• I agree wholeheartedly about deep knowledge of instruction! I’m a semester out of library school and work as an academic reference librarian – all the job postings I see that I’m interested in seek strong instruction skills – and I’m talking about the “telling-aint-training” kind of skills.

  3. As an MLIS student who has only one more class to complete before graduating in August, and as a library employee (I started a year before beginning my MLIS), I think that the most valuable things I have learned, I have learned through my job. That being said, the MLIS experience has been immensely positive. I’m attending San Jose State online, and the majority of my classes have been much more applied rather than theory-based, which I think is great. Theory is good, and necessary, but I have truly valued being able to apply what I learn one night to my job the next day. The MLIS has also been good for learning more specialized skills like cataloging, which are not part of my job responsibility at the library but may be someday in the future. Learning these things has allowed me to better communicate with my co-workers who perform those jobs.

    Some of the skills that may be overlooked by an MLIS are customer service skills and communication. But many times, these skills come naturally to some people and other people can never learn these skills regardless of how many classes they take or seminars they attend. I’ve gotten a lot of this experience on the job.

  4. As Director of a small/medium sized library (6.5 FTE) – our cusomers need front line staff (and we are all front line staff at some point during the week) who are: comfortable dealing with people; can navigate well in the digital world of circ systems, social media, browsers, apps, wikis, etc; are not afraid to dig and and learn; can troubleshoot a printer/copier problem; and can think on their feet. Oh yes, and know the current crop of bestsellers, sleepers, new titles just in, etc.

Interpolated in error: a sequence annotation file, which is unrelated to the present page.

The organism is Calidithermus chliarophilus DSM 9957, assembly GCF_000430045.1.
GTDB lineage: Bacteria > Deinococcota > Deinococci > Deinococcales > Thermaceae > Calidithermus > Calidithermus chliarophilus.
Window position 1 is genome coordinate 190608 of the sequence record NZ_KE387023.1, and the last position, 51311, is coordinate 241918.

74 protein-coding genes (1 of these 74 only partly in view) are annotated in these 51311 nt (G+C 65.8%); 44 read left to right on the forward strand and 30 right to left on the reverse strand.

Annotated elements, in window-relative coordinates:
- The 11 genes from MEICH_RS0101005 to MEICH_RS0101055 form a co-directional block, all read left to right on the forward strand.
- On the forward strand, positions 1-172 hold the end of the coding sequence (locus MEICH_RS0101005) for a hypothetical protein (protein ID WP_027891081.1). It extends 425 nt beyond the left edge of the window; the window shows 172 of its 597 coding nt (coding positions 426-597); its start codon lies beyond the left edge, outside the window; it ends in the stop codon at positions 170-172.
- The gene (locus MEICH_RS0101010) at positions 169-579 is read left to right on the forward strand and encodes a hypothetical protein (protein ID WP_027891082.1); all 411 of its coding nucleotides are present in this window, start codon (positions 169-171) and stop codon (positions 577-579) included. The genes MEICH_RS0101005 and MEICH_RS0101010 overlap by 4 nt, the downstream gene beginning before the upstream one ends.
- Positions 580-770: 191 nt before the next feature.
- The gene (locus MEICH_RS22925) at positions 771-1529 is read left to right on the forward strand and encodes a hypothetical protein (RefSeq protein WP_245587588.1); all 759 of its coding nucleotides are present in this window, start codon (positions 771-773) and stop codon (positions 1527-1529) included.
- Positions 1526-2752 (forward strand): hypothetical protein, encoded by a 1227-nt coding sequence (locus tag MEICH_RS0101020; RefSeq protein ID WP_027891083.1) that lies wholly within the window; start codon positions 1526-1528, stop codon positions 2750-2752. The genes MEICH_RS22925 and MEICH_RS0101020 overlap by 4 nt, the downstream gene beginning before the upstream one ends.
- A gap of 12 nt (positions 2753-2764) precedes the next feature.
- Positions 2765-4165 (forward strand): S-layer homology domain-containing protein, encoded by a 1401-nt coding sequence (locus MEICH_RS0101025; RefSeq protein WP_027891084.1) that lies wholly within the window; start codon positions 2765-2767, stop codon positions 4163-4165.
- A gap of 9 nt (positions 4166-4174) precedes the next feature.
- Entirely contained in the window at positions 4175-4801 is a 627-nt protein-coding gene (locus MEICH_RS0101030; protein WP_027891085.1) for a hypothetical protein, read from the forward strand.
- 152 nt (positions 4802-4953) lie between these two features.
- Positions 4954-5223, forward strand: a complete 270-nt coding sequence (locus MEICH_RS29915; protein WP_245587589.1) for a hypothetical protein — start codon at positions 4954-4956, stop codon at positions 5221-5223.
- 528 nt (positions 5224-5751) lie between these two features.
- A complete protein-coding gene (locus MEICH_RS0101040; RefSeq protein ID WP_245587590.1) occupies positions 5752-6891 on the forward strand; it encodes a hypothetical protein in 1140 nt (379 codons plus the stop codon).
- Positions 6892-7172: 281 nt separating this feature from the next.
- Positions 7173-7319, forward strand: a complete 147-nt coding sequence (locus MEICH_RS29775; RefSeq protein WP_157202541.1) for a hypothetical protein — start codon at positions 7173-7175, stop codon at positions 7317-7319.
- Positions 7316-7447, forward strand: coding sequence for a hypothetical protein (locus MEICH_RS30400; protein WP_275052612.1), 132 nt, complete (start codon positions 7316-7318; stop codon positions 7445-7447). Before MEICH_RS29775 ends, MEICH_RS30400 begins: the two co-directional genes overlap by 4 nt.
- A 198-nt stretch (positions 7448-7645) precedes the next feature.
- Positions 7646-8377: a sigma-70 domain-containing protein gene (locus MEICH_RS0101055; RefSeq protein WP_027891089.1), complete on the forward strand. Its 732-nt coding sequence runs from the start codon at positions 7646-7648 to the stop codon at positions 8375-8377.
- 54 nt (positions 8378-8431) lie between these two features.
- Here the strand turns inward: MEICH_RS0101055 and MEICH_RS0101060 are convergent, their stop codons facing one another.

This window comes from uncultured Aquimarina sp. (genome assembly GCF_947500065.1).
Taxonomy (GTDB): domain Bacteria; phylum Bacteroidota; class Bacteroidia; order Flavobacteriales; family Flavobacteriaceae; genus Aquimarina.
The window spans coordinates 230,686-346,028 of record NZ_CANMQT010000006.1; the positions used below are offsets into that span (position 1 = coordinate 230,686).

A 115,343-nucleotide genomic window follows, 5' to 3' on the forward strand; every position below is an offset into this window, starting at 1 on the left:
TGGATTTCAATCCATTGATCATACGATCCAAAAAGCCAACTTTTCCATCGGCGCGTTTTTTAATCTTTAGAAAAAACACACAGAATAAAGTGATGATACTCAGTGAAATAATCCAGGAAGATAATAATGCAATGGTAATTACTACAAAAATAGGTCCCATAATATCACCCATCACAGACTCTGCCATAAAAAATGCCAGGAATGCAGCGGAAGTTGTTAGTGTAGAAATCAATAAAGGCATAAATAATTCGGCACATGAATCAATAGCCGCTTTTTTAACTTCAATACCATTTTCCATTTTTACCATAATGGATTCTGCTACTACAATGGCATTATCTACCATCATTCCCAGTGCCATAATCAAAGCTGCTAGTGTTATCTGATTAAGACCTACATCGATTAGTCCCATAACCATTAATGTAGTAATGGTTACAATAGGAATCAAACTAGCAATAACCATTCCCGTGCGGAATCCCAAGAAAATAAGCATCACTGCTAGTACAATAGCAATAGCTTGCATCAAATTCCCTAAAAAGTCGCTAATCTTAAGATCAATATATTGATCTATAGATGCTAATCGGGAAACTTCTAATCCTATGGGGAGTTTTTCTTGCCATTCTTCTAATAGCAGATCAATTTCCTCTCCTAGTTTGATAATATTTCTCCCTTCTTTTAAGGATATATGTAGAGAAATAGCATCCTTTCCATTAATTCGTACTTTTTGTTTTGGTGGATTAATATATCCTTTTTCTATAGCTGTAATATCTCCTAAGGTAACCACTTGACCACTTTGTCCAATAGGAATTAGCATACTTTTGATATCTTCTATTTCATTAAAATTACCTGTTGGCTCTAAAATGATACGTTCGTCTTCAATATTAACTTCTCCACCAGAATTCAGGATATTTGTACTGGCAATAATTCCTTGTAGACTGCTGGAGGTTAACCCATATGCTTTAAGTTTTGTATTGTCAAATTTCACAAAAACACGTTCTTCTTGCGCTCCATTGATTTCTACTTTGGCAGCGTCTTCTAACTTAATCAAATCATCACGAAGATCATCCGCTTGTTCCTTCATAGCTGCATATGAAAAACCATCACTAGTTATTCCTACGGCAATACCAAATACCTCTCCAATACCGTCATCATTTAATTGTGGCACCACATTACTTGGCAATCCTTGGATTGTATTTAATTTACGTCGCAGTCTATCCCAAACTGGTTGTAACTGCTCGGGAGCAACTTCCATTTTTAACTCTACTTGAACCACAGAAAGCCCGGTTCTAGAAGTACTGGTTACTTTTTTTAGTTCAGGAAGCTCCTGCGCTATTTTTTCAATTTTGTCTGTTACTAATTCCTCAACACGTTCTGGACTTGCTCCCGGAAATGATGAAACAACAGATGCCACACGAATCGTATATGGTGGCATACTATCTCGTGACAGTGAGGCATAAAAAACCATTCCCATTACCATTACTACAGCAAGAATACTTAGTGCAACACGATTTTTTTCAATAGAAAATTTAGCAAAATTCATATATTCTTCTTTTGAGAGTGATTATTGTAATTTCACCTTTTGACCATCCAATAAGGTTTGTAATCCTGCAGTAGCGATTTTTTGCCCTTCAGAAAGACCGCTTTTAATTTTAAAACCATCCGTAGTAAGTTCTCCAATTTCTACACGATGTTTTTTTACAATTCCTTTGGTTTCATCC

Tall order.. some of this cannot be taught. It’s a mindset.

  5. I have a hybrid job title: I’m a Systems & Instruction librarian. While I don’t have any direct reports, I do have some suggestions for folks w/ traditional library skills who want to expand their skillset outside of their comfort zone.

    First: get some web space and set up your own installation of WordPress or Drupal. WordPress, especially, is relatively simple to get set up and there is a well developed community of people who can support non-technical people in their way to becoming semi-technical people and then full-fledged geeks. Setting up and running WordPress requires one to dip their toes into the world of MySQL, FTP, and using the command line to manage a server. It also offers a training-wheels environment to start learning PHP and CSS.

    The key is not that future librarians will be required to run WordPress or Drupal, rather that the diverse range of tools and troubleshooting skills needed to do this will come in handy in a variety of potential job environments.

    Second: Search Engine Optimization. I’m not suggesting that librarians need to know how to do web marketing. I am suggesting that mastery of both the theory and skills contained in this document: will kick-start any reference/instruction librarian’s skill set. Understanding the difference between searching a controlled set of well organized metadata and searching an uncontrolled set of heterogeneous documents at an architectural level really gives an edge when helping users connect with their information. I like to say that understanding SEO principles is like having a blue sheet for web search. It is that important.